We had two steady days from Kildwick to Skipton, stopping overnight at at Bradley. The last two days of this unseasonably warm weather too.
But Tuesday night was wet, very wet. And noisy, too. A succession of thunderstorms marched across the valley towards us, bright sheet lightening lighting up the clouds. The thunder, when overhead, was powerful enough to make the boat vibrate! The rain came down in torrents, bouncing back up off the canal. Then it faded away to the north leaving us with a steamy, humid night.
Looking down the Aire valley on Wednesday morning, the river is up as it comes under Kildwick Bridge.
There was a wooden crossing here recorded in the Domesday Book, but it was replaced by the current stone construction in the early 14th century. It carried the main turnpike between Keighley and Skipton, and even as early as 1780 was found to be too narrow for the amount of traffic using it, so it was widened, by building another span alongside. The “new” section is the downstream crossing, seen above.
The bridge and village proved a bottleneck again in the 20th century, so the Aire Valley Road and a new bridge was constructed just upstream and opened in 1980.
The bridge over the canal here only carries a minor road, and is a bit of a hybrid.
Warehouse Swing Bridge
Turn the key and press the button for the barriers to come down to close off the road, but then you have to get your back to the bridge to swing it open, and it’s bl***y heavy!
We had five of these to tackle, the first and last carrying traffic, the others being for footpaths and farm access.
Mags going through Milking Hill Swing Bridge
Hambleton Swing Bridge has the memorial to the Polish aircrew who died when their Wellington bomber crashed into the hillside during a training flight in 1943. All seven members of the crew lost their lives.
The bridge was swinging in the breeze when we arrived, the securing chain having lost a link, so I called it in to CRT. It only carries a footpath, but I was concerned that it might close on a passing boat.
The canal runs alongside the Keighley Road for quite a way, only looping away for a short while to skirt a valley formed by a beck running down from the moorland above Low Bradley. There’s another crossing here, fully automated this time, and we pulled in shortly after.
Moored at Low Bradley
The chimney in the background belongs to Bradley Mill, a woolen mill built in the 1860s and now converted into apartments.
Thursday morning we set off to Skipton, after I’d had a gentle jog into the town to check on the mooring situation. The moorings were fairly empty, as were my legs when I got back after the five-mile there and back trip! I’ve got some work to do to get fit again! It’s been nearly a year since I’ve run seriously.
Anyone know what this chap is? Smaller than the average mallard, but able to hold it’s own in the battle for breadcrumbs!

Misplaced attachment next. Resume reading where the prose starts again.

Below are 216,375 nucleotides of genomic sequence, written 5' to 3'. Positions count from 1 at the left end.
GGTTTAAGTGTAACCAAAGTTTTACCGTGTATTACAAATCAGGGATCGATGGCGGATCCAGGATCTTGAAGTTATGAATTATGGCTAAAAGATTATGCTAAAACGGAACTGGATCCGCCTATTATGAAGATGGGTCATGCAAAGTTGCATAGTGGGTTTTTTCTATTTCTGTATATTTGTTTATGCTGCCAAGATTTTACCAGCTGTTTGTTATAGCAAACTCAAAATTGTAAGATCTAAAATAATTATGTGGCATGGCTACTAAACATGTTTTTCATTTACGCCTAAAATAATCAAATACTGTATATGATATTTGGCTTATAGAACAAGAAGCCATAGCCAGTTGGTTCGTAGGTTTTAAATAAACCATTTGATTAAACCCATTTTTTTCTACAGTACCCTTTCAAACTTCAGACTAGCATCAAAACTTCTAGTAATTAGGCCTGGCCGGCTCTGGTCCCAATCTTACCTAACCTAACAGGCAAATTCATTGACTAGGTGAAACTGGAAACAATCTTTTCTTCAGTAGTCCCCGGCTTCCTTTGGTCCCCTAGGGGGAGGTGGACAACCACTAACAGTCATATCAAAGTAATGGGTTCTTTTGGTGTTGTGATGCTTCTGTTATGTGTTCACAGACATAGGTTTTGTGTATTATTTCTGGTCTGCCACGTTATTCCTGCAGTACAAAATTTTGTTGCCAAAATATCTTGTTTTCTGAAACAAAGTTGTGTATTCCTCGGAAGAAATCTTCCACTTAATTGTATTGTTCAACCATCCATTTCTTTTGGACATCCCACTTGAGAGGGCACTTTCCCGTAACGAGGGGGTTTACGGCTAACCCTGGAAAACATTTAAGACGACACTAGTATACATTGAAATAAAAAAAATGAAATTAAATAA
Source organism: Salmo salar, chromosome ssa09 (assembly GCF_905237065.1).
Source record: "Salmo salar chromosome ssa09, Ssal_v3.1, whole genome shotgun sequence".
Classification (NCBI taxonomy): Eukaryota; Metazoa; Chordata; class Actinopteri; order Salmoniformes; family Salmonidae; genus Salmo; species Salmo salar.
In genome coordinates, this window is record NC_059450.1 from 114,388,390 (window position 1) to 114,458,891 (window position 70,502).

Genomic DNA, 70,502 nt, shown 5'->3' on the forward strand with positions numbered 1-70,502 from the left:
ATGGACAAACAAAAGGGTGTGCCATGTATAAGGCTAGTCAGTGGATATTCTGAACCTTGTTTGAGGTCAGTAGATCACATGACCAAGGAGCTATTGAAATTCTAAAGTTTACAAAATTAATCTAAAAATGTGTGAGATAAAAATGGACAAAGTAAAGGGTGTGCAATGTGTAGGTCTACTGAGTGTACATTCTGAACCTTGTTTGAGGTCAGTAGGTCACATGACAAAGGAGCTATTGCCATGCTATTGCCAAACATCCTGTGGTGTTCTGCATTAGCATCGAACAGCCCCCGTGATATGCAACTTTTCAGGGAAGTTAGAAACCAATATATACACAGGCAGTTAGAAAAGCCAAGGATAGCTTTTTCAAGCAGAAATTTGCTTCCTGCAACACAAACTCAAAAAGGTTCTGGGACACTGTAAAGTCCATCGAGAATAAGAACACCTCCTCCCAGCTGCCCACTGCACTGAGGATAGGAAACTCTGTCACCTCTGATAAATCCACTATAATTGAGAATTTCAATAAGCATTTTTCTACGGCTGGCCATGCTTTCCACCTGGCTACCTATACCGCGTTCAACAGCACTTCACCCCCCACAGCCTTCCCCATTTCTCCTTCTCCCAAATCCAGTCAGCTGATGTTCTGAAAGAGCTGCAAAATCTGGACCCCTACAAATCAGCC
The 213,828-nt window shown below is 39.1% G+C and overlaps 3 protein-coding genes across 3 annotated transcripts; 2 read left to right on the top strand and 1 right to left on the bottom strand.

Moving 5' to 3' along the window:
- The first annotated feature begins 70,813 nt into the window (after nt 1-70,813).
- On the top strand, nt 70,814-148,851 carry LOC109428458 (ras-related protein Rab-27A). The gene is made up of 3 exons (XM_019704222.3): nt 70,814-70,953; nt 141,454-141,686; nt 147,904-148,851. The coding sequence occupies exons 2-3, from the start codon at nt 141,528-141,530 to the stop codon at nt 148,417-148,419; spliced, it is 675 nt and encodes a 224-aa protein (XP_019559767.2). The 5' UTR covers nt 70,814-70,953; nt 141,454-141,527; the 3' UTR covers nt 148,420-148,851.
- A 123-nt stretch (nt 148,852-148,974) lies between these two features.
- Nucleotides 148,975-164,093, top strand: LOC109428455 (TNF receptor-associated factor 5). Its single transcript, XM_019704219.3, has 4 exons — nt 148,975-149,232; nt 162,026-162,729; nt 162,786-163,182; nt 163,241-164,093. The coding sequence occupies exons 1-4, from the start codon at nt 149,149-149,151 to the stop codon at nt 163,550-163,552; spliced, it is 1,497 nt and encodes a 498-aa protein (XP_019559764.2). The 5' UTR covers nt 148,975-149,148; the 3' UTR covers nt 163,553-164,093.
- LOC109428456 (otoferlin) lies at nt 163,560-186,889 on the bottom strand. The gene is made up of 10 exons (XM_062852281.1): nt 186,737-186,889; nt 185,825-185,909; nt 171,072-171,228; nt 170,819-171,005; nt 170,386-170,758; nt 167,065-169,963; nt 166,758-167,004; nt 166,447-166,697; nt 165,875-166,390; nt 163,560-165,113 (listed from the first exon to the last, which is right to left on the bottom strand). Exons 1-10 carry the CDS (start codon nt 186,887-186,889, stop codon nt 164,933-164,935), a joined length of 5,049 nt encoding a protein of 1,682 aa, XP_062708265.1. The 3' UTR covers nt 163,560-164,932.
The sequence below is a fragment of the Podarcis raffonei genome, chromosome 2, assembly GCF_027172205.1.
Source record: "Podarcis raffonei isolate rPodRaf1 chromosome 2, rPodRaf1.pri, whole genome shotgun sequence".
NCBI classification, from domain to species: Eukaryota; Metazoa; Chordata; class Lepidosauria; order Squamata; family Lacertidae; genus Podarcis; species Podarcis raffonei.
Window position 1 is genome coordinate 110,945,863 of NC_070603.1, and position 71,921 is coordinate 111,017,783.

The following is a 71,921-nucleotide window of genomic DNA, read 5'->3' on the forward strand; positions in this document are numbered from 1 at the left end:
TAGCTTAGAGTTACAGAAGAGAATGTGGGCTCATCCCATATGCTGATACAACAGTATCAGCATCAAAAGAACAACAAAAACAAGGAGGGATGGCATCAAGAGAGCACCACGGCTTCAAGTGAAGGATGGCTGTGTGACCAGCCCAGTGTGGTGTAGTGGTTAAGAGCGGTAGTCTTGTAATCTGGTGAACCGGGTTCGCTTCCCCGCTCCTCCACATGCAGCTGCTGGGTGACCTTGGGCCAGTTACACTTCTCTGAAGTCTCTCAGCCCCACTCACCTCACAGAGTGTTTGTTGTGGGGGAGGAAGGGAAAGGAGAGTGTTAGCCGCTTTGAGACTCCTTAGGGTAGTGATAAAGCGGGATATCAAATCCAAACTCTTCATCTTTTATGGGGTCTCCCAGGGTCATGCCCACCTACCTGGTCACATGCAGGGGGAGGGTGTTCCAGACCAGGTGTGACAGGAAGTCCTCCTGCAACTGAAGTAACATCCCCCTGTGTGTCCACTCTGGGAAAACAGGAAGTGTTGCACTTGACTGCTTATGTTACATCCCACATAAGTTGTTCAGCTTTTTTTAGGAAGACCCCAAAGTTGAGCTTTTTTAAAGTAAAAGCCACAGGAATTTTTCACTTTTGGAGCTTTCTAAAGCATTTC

The day had started damp and misty, and the low cloud was still clinging to the slopes as we set off
There were several Canadian-style canoes heading our way, doing a challenging paddle from Bradford to Liverpool, 100 miles to raise money for Alder Hey Children’s Hospital.
New construction at Snaygill Boats
Nineteenth century terraced housing for the mill workers of Skipton
Many mills were built in Skipton, mainly for spinning and weaving of wool. There’s always been sheep here, The name Skipton is derived from the Anglo Saxon Scaep (sheep), and tun (town). The canal only made access to the raw materials easier.
We moored opposite the bus station, not the prettiest spot, but handy for Tescos, and more importantly, the vet.
The long-distance paddlers stopped for lunch from the chippy before carrying on westward.
Now then, Meg. Since the last visits to the doggy doctor down in Castleford she’s been on antibiotics to deal with the infection that caused the swelling in her nether regions. At first it responded well, shrinking and becoming far less irritating to her. But it had got to a point where it was a small, firm lump, not shrinking any further. Obviously the antibiotics had done as much as they could, but I thought something must still be in there.
So we went to visit the vet, just two minutes away, yesterday afternoon. She agreed, and we arranged a minor operation today to investigate more thoroughly under a general anesthetic. While she was under they also were to have a look at her teeth, as she had two rear molars which looked a bit dodgy.
I dropped her off this morning and picked her up this evening, still a little groggy but alert enough to have the hump with me! The investigative surgery was worthwhile; they found a grass-seed that had penetrated the skin and was causing the infection. She’s had the problem twice before, but on her fore-paws, not near her bum! And they also removed four of her back teeth that were poor or actually rotten, so that was good too.
Poor girl, no wonder she’s upset with me, she’s sore at both ends! A few days to heal and she’ll be right as a bobbin, I’m sure.
Locks 0, miles 5